Archives For Cleaning and Organizing

Have nothing in your house that you do not know to be useful, or believe to be beautiful. -William Morris

Once or twice a year I get the urge to go through and purge our home of all the clutter. Where does all this stuff come from? It seems everyone I know has huge piles of unwanted crap in their homes. And yet still we shop-I’m guilty of this myself! I don’t have a solution to offer, but the quote above is one that guides my efforts to simplify my home. I don’t hold onto anything out of guilt, and sentimental items are limited to what fits in the chest at the foot of my bed (I go through every few years and purge what’s no longer meaningful), My big problem these days seems to be greed-if I hold onto all these outgrown clothes I can save them for the next kid (who may or may not be able to wear them based on gender, size, and season anyway), and if I sell these unwanted items instead of donating them I can use the money to buy something I really want or need. But because I don’t always have time/inclination to sort through everything to store or sell, I end up with piles. I’m considering setting a deadline-whatever I haven’t stored or sold by Thanksgiving goes to the Goodwill, no exceptions. Thoughts?

Last week I posted about the stained, dingy grout in my downstairs bath and asked for tips on how best to clean it. My goal is to get it white enough to seal, and since this room is on the large side as far as bathrooms go I need something that is relatively easy and inexpensive to implement. Well, you all did not disappoint! I’ve spent the last week implementing your suggestions in a very scientific and well-organized tournament-style experiment. Realistically, I just put down a piece of painter’s tape every five tiles and wrote a different technique to try on each one. First, the losers. Most of these worked alright, but not well enough to tackle years worth of grime.

Barkeeper’s Friend: Better, but not good enough. In person it was still pretty dingy.

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Oxyclean: I love this stuff for laundry but for hard surfaces it disappoints. I dissolved a pretty strong combination in water and tried scrubbing it with both a grout brush and a magic eraser. Even if it did work well it still wouldn’t have been my preferred technique because if you don’t rinse away every last trace it dries with a white film.

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Baking Soda + Oxyclean Paste: my problem with anything pasty is that it’s a pain to clean up afterwards, as evidenced by the pile of caked up powder pushed off to the side of this photo. The area directly above the painter’s tape is where I’d applied it and you can see that it didn’t make a huge difference.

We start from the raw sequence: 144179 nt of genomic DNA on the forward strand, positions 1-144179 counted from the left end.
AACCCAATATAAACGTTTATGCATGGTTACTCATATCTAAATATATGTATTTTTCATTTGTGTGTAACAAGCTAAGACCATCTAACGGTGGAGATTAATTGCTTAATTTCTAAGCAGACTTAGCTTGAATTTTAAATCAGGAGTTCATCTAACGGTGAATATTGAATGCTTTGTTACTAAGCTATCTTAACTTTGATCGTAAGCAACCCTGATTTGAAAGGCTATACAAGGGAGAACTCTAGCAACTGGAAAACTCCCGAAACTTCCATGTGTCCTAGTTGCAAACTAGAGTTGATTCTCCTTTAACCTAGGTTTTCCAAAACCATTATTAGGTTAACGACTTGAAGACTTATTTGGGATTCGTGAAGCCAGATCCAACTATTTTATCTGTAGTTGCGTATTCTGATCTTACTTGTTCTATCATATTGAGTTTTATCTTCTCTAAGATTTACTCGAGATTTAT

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Lemon Juice, Baking Soda, and Salt: another paste that was just alright. Nothing to write home about.

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The big winner was actually discovered by accident. One commenter suggested spraying on hydrogen peroxide and letting it sit, while another suggested simply scrubbing with a magic eraser (I assume using plain water since that’s typical magic eraser protocol). During one of my cleaning sessions I spritzed some HP onto the area labeled as such, then moved down a few feet to the area marked “magic eraser” and started scrubbing. I hadn’t accounted for my sloping floors and thus the HP ran downhill to where I was scrubbing but hark! Turns out they’re a veritable dream team.

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Look at the huge difference here.

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I was so excited that I made a video! But by then my magic eraser was almost dead and the results weren’t quite as stunning as they had been earlier. I’m headed to the grocery store this afternoon and will stock up on enough cheapo store brand magic erasers to scrub the whole house down.

I’m pretty sure this is the first time ever in my adult life that I’ve bought hydrogen peroxide. Turns out it’s super cheap and non-toxic! I remember my mom pouring it over scraped knees and elbows when I was little, but I’d honestly never thought to use it for cleaning until a commenter suggested it. There are still a few dark spots, but the overall effect is quite impressive. After I get the whole room done I’ll assess whether to tackle the remaining stains or to seal it as-is. The idea of sealing in dirty spots makes me twitch but geez, how much scrubbing can I do? I wonder if I could use those grout painting or coloring kits to just touch up here and there before sealing? If I ever find myself in a place to make decisions about tile jobs I am so going with white tiles and dark grout (like this!). White grout is just not practical for people like us!

The grout in our downstairs bath is supposed to be white. I know this because it fades from dingy gray to bright, clean white in the areas that don’t see much traffic, like under the vanity and behind the toilet.

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From a distance nothing seems to be amiss, but up close the floors never look clean no matter how often I mop.

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I’ve made a few halfhearted efforts to scrub it clean, but seeing as this room is on the large side as far as bathrooms go I have only worked in small sections, not wanting to invest a ton of time into a method I’m not sure will work. I haven’t found anything that impressed me enough to do the whole room yet.

So I thought I’d ask you guys-what are your best techniques for getting grimy grout spic and span? I’ll test out the most promising suggestions and report back on what worked for me. And then I’m going to seal that grout so this doesn’t happen again!

This is the first place that I’ve ever lived in as an adult that had a bonafide pantry. My college apartment had a closet that we put a freestanding shelf in, and our rental house had a wealth of oddly proportioned cabinets, but this is the first time I’ve had a space that is specifically designated and designed for storing foods. And while it’s a far cry from the standard walk-in pantry found in many new construction homes it seemed so huge to me when we first moved in. Three years later it’s bursting at the seams.